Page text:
Architectural Thoughts

Thoughts of a residential designer, husband and father of two as he goes through life in the green mountains.


FLEXlab: A Test Bed for Building Efficiency

The U.S. Department of Energy unveiled the FLEXlab test bed, created to help buildings save energy, at the Lawrence Berkeley National Laboratory in San Francisco. It is the only facility of its kind in the world, and its arrival marks significant moment as California attempts to cut the amount of electricity its buildings use. Researchers can easily swap out the lab’s heating, air conditioning and lighting, and even its windows. Furthermore, they can see how all of those elements perform together, not just one system at a time. A portion of the lab, resting on a concrete turntable that weighs a half-million pounds, can rotate 270 degrees to test how different angles of sunlight affect energy use. Sensors inside adjust temperature to minimize energy use while maximizing comfort. "We built FLEXlab with reconfiguration in mind…It’s like a kit of parts," says Cindy Regnier, executive manager of the project. ”This is about understanding the performance of a building before you spend millions of dollars on it.” 



Elisabeth and Helmut Uhl Foundation Modostudio

The project sought to preserve the surrounding environment: the buildings insist on the same footprint of the previous buildings, now demolished. The project is divided into two buildings: the building foundation and a small building adjacent to it for residential use. The building foundation consists of a series of architectural volumes: a transparent glass and steel volume hosts research activities, a wood cladding volume is used as a leisure and dining hall, while the lower architectural body, on which these volumes are placed, hosts support areas for the activities of the foundation and a wine cellar.”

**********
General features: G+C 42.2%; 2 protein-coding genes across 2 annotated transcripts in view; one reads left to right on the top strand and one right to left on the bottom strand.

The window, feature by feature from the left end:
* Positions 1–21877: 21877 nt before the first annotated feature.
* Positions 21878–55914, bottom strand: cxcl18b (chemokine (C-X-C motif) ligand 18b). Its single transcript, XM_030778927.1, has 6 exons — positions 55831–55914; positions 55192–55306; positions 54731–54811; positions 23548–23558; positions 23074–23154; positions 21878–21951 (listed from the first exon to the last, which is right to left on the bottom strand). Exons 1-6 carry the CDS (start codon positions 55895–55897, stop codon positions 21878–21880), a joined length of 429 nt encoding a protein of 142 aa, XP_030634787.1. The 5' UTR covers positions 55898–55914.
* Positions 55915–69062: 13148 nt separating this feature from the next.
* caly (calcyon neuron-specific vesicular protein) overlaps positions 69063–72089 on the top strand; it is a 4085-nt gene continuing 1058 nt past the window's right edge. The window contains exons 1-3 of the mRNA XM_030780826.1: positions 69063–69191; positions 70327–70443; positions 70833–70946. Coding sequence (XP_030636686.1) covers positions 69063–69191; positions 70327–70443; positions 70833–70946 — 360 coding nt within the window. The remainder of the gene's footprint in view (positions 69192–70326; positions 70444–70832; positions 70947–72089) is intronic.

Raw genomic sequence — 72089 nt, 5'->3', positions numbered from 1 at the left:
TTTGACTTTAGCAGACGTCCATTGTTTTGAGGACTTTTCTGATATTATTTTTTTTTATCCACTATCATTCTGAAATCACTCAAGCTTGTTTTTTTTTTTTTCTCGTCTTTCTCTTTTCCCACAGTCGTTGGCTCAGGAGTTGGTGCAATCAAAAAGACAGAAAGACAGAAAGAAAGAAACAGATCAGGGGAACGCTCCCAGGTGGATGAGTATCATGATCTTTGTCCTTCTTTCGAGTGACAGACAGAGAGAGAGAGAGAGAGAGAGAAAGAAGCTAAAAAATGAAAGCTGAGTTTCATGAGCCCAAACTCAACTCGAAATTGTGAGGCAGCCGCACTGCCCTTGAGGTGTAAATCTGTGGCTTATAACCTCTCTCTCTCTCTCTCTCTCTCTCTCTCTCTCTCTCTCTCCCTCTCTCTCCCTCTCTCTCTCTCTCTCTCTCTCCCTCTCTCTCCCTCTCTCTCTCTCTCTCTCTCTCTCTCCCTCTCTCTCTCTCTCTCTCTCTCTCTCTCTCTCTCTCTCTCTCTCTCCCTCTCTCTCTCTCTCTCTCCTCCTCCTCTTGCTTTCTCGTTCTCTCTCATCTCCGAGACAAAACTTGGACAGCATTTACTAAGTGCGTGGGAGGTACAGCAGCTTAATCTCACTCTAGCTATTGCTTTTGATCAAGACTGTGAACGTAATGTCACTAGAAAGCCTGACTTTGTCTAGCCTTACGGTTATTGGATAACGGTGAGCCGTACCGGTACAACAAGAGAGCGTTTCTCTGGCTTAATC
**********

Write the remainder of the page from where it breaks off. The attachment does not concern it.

Louis Kahn: The Power of Architecture

"The American architect Louis Kahn (1901-1974) is regarded as one of the great master builders of the Twentieth Century. Kahn created buildings of monumental beauty with powerful universal symbolism.

This exhibition encompasses an unprecedented and diverse range of architectural models, original drawings, travel sketches, photographs and films. Highlights of the exhibition include a four-metre-high model of the spectacular City Tower designed for Philadelphia (1952-57), as well as previously unseen film footage shot by Kahn’s son Nathaniel Kahn, director of the film ‘My Architect’.”

Design Museum 09 July 2014 – 12 October 2014


Scott Outdoor Amphitheatre, Swarthmore College, PA. Designed by Thomas Sears and completed in 1942. 

2ft high retaining walls are made from layers of local schist slabs and the randomly spaced trees are Liriodendron tulipifera (Tulip Tree) and Quercus alba (White Oak).

I love the idea of a ‘turf proscenium floor’ and it looks like a great place to learn. I can imagine this kind of space would conform to the theories of design laid out in ‘A Pattern Language’ by Christopher Alexander…

(via architecturepastebook)